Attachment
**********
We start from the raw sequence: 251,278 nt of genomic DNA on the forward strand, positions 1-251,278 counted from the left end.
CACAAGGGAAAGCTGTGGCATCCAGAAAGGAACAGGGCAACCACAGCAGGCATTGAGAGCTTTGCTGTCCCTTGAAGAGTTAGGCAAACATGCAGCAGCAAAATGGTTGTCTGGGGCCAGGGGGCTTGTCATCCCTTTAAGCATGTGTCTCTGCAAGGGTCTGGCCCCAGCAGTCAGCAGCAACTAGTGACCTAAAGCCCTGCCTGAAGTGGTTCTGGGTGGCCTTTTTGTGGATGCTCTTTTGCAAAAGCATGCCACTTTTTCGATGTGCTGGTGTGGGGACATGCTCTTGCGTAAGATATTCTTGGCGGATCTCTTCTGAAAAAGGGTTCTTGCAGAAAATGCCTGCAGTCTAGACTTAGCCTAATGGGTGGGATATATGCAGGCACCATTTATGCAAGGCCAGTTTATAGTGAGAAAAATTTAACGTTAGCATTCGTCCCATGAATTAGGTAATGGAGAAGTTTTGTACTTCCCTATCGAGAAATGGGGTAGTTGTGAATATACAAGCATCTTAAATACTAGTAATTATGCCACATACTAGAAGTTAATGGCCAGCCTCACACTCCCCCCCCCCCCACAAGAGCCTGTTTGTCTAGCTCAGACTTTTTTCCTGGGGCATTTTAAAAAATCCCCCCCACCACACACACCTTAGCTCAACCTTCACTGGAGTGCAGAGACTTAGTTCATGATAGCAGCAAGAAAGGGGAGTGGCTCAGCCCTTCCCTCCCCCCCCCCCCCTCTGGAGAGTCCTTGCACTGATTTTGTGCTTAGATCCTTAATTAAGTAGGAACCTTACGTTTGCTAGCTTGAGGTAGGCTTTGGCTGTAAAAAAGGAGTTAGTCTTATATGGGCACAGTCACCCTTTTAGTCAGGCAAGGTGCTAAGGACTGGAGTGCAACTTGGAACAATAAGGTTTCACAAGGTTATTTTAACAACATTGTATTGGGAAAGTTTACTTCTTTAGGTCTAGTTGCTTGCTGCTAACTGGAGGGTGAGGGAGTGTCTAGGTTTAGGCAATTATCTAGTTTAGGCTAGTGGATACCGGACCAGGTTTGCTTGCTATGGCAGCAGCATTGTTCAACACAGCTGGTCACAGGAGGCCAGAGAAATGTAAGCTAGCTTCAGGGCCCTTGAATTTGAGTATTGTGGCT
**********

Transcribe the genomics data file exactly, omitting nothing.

We start from the raw sequence: 251,278 nt of genomic DNA on the forward strand, positions 1-251,278 counted from the left end.
CACAAGGGAAAGCTGTGGCATCCAGAAAGGAACAGGGCAACCACAGCAGGCATTGAGAGCTTTGCTGTCCCTTGAAGAGTTAGGCAAACATGCAGCAGCAAAATGGTTGTCTGGGGCCAGGGGGCTTGTCATCCCTTTAAGCATGTGTCTCTGCAAGGGTCTGGCCCCAGCAGTCAGCAGCAACTAGTGACCTAAAGCCCTGCCTGAAGTGGTTCTGGGTGGCCTTTTTGTGGATGCTCTTTTGCAAAAGCATGCCACTTTTTCGATGTGCTGGTGTGGGGACATGCTCTTGCGTAAGATATTCTTGGCGGATCTCTTCTGAAAAAGGGTTCTTGCAGAAAATGCCTGCAGTCTAGACTTAGCCTAATGGGTGGGATATATGCAGGCACCATTTATGCAAGGCCAGTTTATAGTGAGAAAAATTTAACGTTAGCATTCGTCCCATGAATTAGGTAATGGAGAAGTTTTGTACTTCCCTATCGAGAAATGGGGTAGTTGTGAATATACAAGCATCTTAAATACTAGTAATTATGCCACATACTAGAAGTTAATGGCCAGCCTCACACTCCCCCCCCCCCCACAAGAGCCTGTTTGTCTAGCTCAGACTTTTTTCCTGGGGCATTTTAAAAAATCCCCCCCACCACACACACCTTAGCTCAACCTTCACTGGAGTGCAGAGACTTAGTTCATGATAGCAGCAAGAAAGGGGAGTGGCTCAGCCCTTCCCTCCCCCCCCCCCCCTCTGGAGAGTCCTTGCACTGATTTTGTGCTTAGATCCTTAATTAAGTAGGAACCTTACGTTTGCTAGCTTGAGGTAGGCTTTGGCTGTAAAAAAGGAGTTAGTCTTATATGGGCACAGTCACCCTTTTAGTCAGGCAAGGTGCTAAGGACTGGAGTGCAACTTGGAACAATAAGGTTTCACAAGGTTATTTTAACAACATTGTATTGGGAAAGTTTACTTCTTTAGGTCTAGTTGCTTGCTGCTAACTGGAGGGTGAGGGAGTGTCTAGGTTTAGGCAATTATCTAGTTTAGGCTAGTGGATACCGGACCAGGTTTGCTTGCTATGGCAGCAGCATTGTTCAACACAGCTGGTCACAGGAGGCCAGAGAAATGTAAGCTAGCTTCAGGGCCCTTGAATTTGAGTATTGTGGCT